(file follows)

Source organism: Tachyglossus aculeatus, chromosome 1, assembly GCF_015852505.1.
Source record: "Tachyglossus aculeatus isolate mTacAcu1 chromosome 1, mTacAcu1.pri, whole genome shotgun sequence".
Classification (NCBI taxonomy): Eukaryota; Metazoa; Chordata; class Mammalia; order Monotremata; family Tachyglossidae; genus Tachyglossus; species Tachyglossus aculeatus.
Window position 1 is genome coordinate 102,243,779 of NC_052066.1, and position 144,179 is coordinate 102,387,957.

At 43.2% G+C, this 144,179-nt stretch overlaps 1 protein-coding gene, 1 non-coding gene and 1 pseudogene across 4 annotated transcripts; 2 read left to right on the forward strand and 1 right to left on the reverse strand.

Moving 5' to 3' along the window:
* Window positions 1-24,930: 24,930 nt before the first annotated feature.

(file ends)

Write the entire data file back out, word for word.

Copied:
Source organism: Tachyglossus aculeatus, chromosome 1, assembly GCF_015852505.1.
Source record: "Tachyglossus aculeatus isolate mTacAcu1 chromosome 1, mTacAcu1.pri, whole genome shotgun sequence".
Classification (NCBI taxonomy): Eukaryota; Metazoa; Chordata; class Mammalia; order Monotremata; family Tachyglossidae; genus Tachyglossus; species Tachyglossus aculeatus.
Window position 1 is genome coordinate 102,243,779 of NC_052066.1, and position 144,179 is coordinate 102,387,957.

At 43.2% G+C, this 144,179-nt stretch overlaps 1 protein-coding gene, 1 non-coding gene and 1 pseudogene across 4 annotated transcripts; 2 read left to right on the forward strand and 1 right to left on the reverse strand.

Moving 5' to 3' along the window:
* Window positions 1-24,930: 24,930 nt before the first annotated feature.